Conditions favoring coffee farming in Tanzania

Conditions favoring coffee farming in Tanzania

Coffee farming in Tanzania is a significant industry that contributes significantly to the country’s economy. Tanzania is one of the largest coffee producers in Africa, with coffee farming being a vital source of income for many smallholder farmers in the country.

Coffee farming in Tanzania is mainly concentrated in the Northern regions of Kilimanjaro, Arusha, and Mbeya. The country primarily produces Arabica coffee, known for its mild flavor and low acidity, and Robusta coffee, known for its strong and bold taste.


Altitude: Most of Tanzania’s coffee is grown at high altitudes between 1,000 and 2,000 meters above sea level. High altitude provides ideal growing conditions for coffee, which prefers cooler temperatures and well-drained soils.

Climate: Tanzania has a tropical climate with distinct wet and dry seasons, providing the ideal conditions for coffee farming. The wet season, from March to May and November to December, provides adequate rainfall, while the dry season, from June to September, promotes flowering and fruiting.

Soil: Tanzania’s volcanic soil is rich in minerals and organic matter, providing the essential nutrients that coffee plants need to grow and produce high-quality coffee beans.

Water supply: Coffee farming requires a reliable water supply, and Tanzania has several rivers, lakes, and underground water sources that provide adequate water for coffee farming.

Sunlight: Coffee plants require adequate sunlight to grow and produce high-quality coffee beans. Tanzania’s tropical climate provides plenty of sunlight throughout the year.

Labor force: Tanzania has a large labor force, which is essential for coffee farming, particularly for smallholder farmers who rely on family labor and hired labor during the harvest season.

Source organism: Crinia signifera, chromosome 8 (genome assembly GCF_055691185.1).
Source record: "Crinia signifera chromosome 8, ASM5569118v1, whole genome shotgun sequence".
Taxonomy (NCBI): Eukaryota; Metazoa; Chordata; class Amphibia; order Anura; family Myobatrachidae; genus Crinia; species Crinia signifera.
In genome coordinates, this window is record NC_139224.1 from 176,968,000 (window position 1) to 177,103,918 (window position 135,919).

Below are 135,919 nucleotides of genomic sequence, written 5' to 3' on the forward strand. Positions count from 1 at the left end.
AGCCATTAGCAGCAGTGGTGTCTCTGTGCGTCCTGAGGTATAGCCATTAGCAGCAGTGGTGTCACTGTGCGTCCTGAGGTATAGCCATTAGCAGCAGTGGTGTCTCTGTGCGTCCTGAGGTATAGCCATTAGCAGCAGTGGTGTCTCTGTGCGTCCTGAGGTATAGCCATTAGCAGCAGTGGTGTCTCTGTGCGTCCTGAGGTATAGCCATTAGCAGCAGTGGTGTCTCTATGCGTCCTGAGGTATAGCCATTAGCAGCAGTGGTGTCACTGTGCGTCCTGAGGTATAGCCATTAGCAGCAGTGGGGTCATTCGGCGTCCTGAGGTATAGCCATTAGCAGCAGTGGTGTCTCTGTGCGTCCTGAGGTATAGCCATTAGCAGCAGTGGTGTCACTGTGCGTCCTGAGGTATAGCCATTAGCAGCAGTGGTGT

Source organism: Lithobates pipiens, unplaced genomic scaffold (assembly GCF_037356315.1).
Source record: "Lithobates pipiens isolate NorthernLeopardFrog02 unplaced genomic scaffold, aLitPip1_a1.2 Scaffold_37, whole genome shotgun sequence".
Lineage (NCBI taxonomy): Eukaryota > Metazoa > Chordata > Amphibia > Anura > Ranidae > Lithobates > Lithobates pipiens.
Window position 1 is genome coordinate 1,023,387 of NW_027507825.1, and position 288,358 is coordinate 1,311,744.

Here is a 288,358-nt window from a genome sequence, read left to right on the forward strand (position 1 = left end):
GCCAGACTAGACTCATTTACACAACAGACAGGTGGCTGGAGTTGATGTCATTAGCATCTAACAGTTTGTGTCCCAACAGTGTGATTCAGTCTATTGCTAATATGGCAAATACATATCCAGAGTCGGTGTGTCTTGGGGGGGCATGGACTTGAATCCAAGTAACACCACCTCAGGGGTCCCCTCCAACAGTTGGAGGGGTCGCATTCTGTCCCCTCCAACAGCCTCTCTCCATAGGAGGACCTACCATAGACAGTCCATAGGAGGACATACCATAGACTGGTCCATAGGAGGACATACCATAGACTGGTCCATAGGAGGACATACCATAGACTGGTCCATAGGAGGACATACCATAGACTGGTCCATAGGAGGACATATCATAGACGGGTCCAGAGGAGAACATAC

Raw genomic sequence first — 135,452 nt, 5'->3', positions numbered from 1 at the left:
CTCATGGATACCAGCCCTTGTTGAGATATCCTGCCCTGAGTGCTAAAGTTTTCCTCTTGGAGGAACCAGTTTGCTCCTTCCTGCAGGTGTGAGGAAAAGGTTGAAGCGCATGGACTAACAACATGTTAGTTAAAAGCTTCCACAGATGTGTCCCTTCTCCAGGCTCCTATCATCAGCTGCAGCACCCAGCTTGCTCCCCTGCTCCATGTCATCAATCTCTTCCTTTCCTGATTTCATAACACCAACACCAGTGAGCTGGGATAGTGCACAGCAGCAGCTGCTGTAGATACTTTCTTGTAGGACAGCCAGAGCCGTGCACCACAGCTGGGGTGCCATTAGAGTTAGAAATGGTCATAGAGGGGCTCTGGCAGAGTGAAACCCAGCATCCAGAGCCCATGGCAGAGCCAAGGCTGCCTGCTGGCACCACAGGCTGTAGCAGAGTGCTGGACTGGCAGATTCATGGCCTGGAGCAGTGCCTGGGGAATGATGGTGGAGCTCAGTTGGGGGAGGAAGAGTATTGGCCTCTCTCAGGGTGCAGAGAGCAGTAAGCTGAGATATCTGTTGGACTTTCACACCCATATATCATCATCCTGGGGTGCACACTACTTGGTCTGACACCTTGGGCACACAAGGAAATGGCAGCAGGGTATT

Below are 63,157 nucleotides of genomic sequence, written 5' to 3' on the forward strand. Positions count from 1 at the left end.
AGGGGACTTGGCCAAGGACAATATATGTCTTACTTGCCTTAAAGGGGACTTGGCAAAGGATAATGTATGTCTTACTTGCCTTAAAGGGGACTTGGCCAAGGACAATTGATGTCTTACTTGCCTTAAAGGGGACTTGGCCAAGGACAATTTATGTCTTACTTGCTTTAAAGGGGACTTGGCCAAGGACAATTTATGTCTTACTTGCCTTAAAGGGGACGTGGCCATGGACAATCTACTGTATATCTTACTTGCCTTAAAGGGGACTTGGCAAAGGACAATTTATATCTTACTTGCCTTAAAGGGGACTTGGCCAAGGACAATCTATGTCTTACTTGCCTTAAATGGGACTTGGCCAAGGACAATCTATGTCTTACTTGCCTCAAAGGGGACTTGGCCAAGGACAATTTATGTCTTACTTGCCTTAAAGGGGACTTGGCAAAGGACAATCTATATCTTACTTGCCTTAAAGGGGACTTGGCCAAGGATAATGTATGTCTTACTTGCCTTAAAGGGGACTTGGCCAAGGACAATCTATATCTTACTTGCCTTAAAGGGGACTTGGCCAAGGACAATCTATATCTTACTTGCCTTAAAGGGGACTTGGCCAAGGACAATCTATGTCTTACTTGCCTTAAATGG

Political stability: Tanzania has a stable political environment, which is essential for investment in the coffee industry, providing a conducive business environment for coffee farmers and investors.

Infrastructure: Tanzania has a well-developed transport infrastructure, including roads, railways, and ports, providing easy access to local and international markets.

Supportive policies: The Tanzanian government has implemented supportive policies and programs to promote coffee farming, including providing access to credit, inputs, and training for smallholder farmers.

Market access: Tanzania has access to regional and international markets, providing opportunities for coffee farmers to export their produce and earn foreign exchange. The country is a member of the International Coffee Organization, which helps to promote global coffee trade and market access for coffee-producing countries.


Published by


IAM experienced geography teacher with more than three years of teaching and creating content related to geography and other subjects for both high school and college students. hope you will find the content of this website useful to your studies and daily life